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Seventy three years have passed since CASABLANCA was first released. What can I possibly say about this film that hasn’t been said before, by writers far more skilled than me? Well, since CASABLANCA is my all-time favorite, I feel obliged to put my two cents in. So, here are my top ten reasons why CASABLANCA is the greatest movie ever made:

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  1. Humphrey Bogart as Rick.  While Bogie was already a star thanks to THE MALTESE FALCON, his performance here sent him into the stratosphere. Cynical, self-centered Rick Blaine, bitter over a lost love, sticks his neck out for nobody. His character is multi-layered, and his true nature wins out in the end. Without Bogie in the role, CASABLANCA wouldn’t be half as good.
  2. Ingrid Bergman as Ilsa.  Beautiful Bergman underplays her part in what should have been an Oscar winning turn (sorry, Greer Garson). Ilsa’s feelings are torn between Rick and husband Victor Laszlo, and the depth of those feelings come right through the screen.rains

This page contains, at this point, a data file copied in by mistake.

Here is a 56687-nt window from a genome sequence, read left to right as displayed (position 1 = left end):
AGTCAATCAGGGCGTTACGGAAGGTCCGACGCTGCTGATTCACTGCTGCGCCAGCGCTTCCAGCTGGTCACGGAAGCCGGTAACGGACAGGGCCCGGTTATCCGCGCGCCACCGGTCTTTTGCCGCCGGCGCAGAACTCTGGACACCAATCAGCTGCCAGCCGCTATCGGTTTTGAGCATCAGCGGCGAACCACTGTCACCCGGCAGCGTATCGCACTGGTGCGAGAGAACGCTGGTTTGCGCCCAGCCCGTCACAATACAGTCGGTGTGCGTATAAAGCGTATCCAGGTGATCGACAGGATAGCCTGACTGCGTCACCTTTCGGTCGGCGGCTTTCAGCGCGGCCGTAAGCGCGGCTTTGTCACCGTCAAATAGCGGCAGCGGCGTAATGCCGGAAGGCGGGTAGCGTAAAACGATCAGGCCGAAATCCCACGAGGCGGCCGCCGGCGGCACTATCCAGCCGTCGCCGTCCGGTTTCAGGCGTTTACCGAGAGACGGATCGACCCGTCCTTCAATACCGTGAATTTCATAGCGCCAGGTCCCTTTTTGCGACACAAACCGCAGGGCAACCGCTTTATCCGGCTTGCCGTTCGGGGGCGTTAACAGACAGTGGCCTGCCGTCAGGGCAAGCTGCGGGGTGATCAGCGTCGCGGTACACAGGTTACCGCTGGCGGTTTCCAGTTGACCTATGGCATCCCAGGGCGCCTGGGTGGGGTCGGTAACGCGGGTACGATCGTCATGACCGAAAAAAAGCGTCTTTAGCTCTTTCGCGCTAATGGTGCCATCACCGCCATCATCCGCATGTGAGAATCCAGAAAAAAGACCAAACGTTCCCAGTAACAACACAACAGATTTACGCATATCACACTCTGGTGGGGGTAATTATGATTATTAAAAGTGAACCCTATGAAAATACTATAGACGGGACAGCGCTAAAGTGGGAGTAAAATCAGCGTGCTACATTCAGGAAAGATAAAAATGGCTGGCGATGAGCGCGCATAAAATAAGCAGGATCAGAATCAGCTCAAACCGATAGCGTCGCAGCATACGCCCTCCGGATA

3. Claude Rains as Captain Renault. Corrupt, cagey Renault is one of Rains’ best roles. Playing a man who claims to have “no convictions”, Rains shows why he was one of cinema’s best character actors. His banter with Bogart throughout the film is priceless.
  4. The Dialogue.  Every line is a gem, with many of them becoming part of the lexicon (“I’m shocked, shocked…”, “Here’s looking at you, kid”, “Round up the usual suspects”). Writers Howard Koch and Julius and Phillip Epstein came up with a perfect script. (And Phillip became grandfather to a boy named Theo Epstein, who guided my beloved Boston Red Sox to World Series title in 2004, ending an eighty-six year drought!!)